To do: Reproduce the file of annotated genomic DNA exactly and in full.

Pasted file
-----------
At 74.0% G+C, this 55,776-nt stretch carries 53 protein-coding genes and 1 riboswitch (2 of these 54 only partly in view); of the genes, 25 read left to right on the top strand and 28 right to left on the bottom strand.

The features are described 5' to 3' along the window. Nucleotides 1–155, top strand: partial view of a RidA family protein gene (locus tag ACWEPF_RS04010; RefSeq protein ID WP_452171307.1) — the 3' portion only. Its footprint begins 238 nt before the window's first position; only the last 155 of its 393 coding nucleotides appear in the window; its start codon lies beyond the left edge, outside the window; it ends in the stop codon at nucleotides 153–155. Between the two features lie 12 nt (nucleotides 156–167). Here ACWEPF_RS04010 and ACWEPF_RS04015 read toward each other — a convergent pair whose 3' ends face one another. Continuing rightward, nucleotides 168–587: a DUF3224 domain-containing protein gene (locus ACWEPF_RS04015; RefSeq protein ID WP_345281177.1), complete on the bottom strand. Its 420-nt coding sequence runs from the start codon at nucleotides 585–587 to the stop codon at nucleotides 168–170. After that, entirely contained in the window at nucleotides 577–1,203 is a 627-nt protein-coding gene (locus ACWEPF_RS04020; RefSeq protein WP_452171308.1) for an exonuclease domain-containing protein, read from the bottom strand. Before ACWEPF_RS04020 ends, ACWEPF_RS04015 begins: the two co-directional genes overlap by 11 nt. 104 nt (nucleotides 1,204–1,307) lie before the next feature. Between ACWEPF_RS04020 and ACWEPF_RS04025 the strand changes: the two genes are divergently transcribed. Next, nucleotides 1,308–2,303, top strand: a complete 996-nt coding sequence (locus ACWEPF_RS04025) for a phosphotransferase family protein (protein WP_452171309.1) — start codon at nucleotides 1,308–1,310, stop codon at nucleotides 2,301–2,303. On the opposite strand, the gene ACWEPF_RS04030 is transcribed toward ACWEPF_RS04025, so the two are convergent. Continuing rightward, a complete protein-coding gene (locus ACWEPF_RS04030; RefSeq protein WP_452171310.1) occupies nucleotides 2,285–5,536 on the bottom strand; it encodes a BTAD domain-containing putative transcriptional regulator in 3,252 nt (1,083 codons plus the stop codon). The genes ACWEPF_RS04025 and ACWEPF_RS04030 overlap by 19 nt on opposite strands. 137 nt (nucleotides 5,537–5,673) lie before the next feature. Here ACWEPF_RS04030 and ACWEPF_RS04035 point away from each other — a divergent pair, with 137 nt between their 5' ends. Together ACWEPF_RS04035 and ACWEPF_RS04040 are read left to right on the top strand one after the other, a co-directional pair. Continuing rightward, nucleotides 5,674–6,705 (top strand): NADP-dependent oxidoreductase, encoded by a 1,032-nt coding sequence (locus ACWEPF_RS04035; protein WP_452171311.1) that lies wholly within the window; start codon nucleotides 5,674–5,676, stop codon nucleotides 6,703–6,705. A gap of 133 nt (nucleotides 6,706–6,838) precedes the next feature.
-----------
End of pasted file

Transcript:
At 74.0% G+C, this 55,776-nt stretch carries 53 protein-coding genes and 1 riboswitch (2 of these 54 only partly in view); of the genes, 25 read left to right on the top strand and 28 right to left on the bottom strand.

The features are described 5' to 3' along the window. Nucleotides 1–155, top strand: partial view of a RidA family protein gene (locus tag ACWEPF_RS04010; RefSeq protein ID WP_452171307.1) — the 3' portion only. Its footprint begins 238 nt before the window's first position; only the last 155 of its 393 coding nucleotides appear in the window; its start codon lies beyond the left edge, outside the window; it ends in the stop codon at nucleotides 153–155. Between the two features lie 12 nt (nucleotides 156–167). Here ACWEPF_RS04010 and ACWEPF_RS04015 read toward each other — a convergent pair whose 3' ends face one another. Continuing rightward, nucleotides 168–587: a DUF3224 domain-containing protein gene (locus ACWEPF_RS04015; RefSeq protein ID WP_345281177.1), complete on the bottom strand. Its 420-nt coding sequence runs from the start codon at nucleotides 585–587 to the stop codon at nucleotides 168–170. After that, entirely contained in the window at nucleotides 577–1,203 is a 627-nt protein-coding gene (locus ACWEPF_RS04020; RefSeq protein WP_452171308.1) for an exonuclease domain-containing protein, read from the bottom strand. Before ACWEPF_RS04020 ends, ACWEPF_RS04015 begins: the two co-directional genes overlap by 11 nt. 104 nt (nucleotides 1,204–1,307) lie before the next feature. Between ACWEPF_RS04020 and ACWEPF_RS04025 the strand changes: the two genes are divergently transcribed. Next, nucleotides 1,308–2,303, top strand: a complete 996-nt coding sequence (locus ACWEPF_RS04025) for a phosphotransferase family protein (protein WP_452171309.1) — start codon at nucleotides 1,308–1,310, stop codon at nucleotides 2,301–2,303. On the opposite strand, the gene ACWEPF_RS04030 is transcribed toward ACWEPF_RS04025, so the two are convergent. Continuing rightward, a complete protein-coding gene (locus ACWEPF_RS04030; RefSeq protein WP_452171310.1) occupies nucleotides 2,285–5,536 on the bottom strand; it encodes a BTAD domain-containing putative transcriptional regulator in 3,252 nt (1,083 codons plus the stop codon). The genes ACWEPF_RS04025 and ACWEPF_RS04030 overlap by 19 nt on opposite strands. 137 nt (nucleotides 5,537–5,673) lie before the next feature. Here ACWEPF_RS04030 and ACWEPF_RS04035 point away from each other — a divergent pair, with 137 nt between their 5' ends. Together ACWEPF_RS04035 and ACWEPF_RS04040 are read left to right on the top strand one after the other, a co-directional pair. Continuing rightward, nucleotides 5,674–6,705 (top strand): NADP-dependent oxidoreductase, encoded by a 1,032-nt coding sequence (locus ACWEPF_RS04035; protein WP_452171311.1) that lies wholly within the window; start codon nucleotides 5,674–5,676, stop codon nucleotides 6,703–6,705. A gap of 133 nt (nucleotides 6,706–6,838) precedes the next feature.